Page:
Opinion: Answers still needed in child’s killing

July 14, 2020 Atlanta: The Wendy’s where Rayshard Brooks was killed by Atlanta police last month was torn down on Tuesday, July 14, 2020. Construction crews used an excavator to demolish the charred remains of the University Avenue restaurant. It is not clear who ordered Tuesday’s demolition, which comes a little more than a week after demonstrators who had camped out at the site following Brooks’ death were forced off the property.  The Wendy’s became ground zero for protests after Brooks was shot in the parking lot following an attempted DUI arrest in the drive-thru line June 12. The restaurant was set on fire the following day during one of those demonstrations. Garrett Rolfe, the officer who fired the deadly shots, was charged with murder and fired from the department. He is free on $500,000 bond. For weeks, protesters remained at the torched restaurant and refused to leave until demands for police reform and a memorial to Brooks’ memory were met. That changed when city leaders sent officers to clear the site July 6 in response to the killing of 8-year-old Secoriea Turner, who was shot across the street from the Wendy’s during a violent July 4 weekend in Atlanta. JOHN SPINK/JSPINK@AJC.COM

Credit: JOHN SPINK / AJC

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July 14, 2020 Atlanta: The Wendy’s where Rayshard Brooks was killed by Atlanta police last month was torn down on Tuesday, July 14, 2020. Construction crews used an excavator to demolish the charred remains of the University Avenue restaurant. It is not clear who ordered Tuesday’s demolition, which comes a little more than a week after demonstrators who had camped out at the site following Brooks’ death were forced off the property. The Wendy’s became ground zero for protests after Brooks was shot in the parking lot following an attempted DUI arrest in the drive-thru line June 12. The restaurant was set on fire the following day during one of those demonstrations. Garrett Rolfe, the officer who fired the deadly shots, was charged with murder and fired from the department. He is free on $500,000 bond. For weeks, protesters remained at the torched restaurant and refused to leave until demands for police reform and a memorial to Brooks’ memory were met. That changed when city leaders sent officers to clear the site July 6 in response to the killing of 8-year-old Secoriea Turner, who was shot across the street from the Wendy’s during a violent July 4 weekend in Atlanta. JOHN SPINK/JSPINK@AJC.COM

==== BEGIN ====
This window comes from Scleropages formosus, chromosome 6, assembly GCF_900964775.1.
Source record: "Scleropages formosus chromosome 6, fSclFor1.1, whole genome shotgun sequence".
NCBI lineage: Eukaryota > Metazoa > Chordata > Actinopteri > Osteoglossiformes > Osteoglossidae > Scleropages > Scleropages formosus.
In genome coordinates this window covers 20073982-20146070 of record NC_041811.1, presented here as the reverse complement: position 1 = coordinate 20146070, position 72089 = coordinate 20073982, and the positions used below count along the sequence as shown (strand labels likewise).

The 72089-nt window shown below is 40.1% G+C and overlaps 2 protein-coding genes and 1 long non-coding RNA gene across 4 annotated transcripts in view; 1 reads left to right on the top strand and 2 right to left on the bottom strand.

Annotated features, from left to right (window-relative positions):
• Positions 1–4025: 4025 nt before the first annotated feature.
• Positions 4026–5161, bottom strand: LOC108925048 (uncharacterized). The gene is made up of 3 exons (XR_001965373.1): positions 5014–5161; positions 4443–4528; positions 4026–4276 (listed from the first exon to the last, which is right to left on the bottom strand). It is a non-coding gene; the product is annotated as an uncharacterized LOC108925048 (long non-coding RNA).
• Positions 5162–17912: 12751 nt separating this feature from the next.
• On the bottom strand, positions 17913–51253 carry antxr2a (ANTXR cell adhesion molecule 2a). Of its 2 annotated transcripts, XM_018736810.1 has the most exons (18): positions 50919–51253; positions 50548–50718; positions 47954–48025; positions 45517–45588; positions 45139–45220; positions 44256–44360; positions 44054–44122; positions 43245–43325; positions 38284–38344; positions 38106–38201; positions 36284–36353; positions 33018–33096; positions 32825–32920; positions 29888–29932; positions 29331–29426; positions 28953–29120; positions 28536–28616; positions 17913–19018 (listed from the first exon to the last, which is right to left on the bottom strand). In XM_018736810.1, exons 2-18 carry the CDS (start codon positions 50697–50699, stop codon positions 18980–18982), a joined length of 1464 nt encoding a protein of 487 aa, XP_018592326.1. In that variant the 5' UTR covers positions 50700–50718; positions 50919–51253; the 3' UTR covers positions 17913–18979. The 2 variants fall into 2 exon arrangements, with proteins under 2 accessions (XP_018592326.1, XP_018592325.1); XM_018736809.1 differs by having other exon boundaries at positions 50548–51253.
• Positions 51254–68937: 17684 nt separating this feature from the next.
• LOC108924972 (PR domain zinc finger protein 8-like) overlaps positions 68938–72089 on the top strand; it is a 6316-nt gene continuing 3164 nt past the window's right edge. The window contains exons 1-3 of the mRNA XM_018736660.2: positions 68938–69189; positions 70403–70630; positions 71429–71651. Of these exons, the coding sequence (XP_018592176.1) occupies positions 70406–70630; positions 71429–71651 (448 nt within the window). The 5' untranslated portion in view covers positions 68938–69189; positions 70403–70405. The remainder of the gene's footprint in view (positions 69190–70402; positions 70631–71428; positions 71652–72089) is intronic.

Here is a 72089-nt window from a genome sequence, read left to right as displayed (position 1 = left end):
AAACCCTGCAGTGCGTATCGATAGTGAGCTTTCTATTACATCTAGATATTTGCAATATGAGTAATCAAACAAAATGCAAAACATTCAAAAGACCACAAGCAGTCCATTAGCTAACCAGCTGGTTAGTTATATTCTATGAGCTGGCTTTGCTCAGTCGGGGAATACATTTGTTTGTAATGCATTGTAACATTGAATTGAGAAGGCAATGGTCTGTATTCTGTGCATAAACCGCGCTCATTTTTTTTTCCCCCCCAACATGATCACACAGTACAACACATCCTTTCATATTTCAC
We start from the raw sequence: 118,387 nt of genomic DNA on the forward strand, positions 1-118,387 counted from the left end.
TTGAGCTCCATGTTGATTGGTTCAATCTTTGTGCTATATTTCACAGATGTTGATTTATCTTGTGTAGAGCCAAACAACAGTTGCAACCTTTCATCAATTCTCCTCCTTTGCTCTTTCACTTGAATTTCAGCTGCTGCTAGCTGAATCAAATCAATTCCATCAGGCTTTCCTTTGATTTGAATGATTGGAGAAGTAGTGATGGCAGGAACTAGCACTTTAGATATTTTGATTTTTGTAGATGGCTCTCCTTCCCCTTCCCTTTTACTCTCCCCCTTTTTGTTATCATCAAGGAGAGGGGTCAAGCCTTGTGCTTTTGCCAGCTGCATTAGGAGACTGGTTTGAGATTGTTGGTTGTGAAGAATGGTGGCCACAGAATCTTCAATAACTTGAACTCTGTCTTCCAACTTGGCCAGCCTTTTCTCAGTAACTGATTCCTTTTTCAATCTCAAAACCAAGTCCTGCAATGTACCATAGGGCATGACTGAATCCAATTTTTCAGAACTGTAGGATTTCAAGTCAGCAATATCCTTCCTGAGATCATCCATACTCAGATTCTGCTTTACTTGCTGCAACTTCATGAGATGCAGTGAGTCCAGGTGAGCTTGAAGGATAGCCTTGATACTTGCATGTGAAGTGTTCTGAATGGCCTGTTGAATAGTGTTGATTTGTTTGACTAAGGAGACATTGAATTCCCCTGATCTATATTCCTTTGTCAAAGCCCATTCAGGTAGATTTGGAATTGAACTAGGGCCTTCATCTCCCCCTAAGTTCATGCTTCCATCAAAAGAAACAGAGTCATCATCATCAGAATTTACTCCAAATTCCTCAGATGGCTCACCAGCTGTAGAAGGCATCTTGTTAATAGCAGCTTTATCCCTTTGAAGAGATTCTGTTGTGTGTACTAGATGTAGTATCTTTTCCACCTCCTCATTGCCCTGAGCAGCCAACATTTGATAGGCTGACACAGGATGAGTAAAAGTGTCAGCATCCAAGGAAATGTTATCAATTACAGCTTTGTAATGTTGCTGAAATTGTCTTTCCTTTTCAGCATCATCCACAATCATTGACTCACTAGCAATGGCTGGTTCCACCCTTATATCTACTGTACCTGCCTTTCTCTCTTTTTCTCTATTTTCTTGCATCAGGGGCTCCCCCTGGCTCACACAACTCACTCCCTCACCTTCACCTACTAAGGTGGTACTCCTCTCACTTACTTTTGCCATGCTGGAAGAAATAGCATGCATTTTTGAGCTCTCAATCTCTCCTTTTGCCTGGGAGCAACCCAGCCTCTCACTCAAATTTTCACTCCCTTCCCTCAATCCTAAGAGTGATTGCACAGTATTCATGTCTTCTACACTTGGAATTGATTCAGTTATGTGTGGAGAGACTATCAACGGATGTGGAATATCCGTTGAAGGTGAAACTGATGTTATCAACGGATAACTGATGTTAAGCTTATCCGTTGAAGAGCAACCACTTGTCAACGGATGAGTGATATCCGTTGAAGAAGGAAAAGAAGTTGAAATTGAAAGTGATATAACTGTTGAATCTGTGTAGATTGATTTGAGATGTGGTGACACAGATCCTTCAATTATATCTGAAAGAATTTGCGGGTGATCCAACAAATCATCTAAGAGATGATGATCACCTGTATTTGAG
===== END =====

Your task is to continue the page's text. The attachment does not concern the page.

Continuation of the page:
Credit: JOHN SPINK / AJC

New information revealed as justice system addresses child’s killing

More than year after Secoriea Turner’s murder, worrisome questions continue to surface about the details surrounding her death.

A shaken and fearful city, still wracked by an epidemic of gun violence, deserves answers – and reassurances – that the events that occurred during a heated summer of protests and crime will never happen again.

Secoriea, just 8 years old, was killed on July 4, 2020, while riding in a car with her family south of downtown. Their vehicle was fired upon after entering a city block that was, in effect, under the dominion of a band of armed people who had seized control of who could enter or leave.

This de facto border checkpoint was near a fast-food restaurant where Rayshard Brooks was shot and killed by an Atlanta police officer less than a month earlier.

Brooks’ death raised questions about the use of force by police and led to protests. Many of those demonstrations were peaceful; others were not. Arsonists set fire to the Wendy’s where Brooks was killed, burning it to the ground as cameras rolled.

Arrest warrants recently issued by the GBI in connection with Secoriea’s death asserted that gang members were central to the events that resulted in the child’s murder. And they plainly allege that the city had ceded control of the street corner.

“The area surrounding the intersection of Pryor Road and University Avenue was seized from the authority of the City of Atlanta in response to a Bloods criminal street gang uprising in reference to the shooting death of Rayshard Brooks,” an arrest affidavit reads. “Atlanta Police Department officers were not allowed into the area and the Bloods gang and its associates operated the area as an ‘autonomous zone’ in which the sovereign authority of the City and State were not recognized, and the Bloods gang exerted all control.”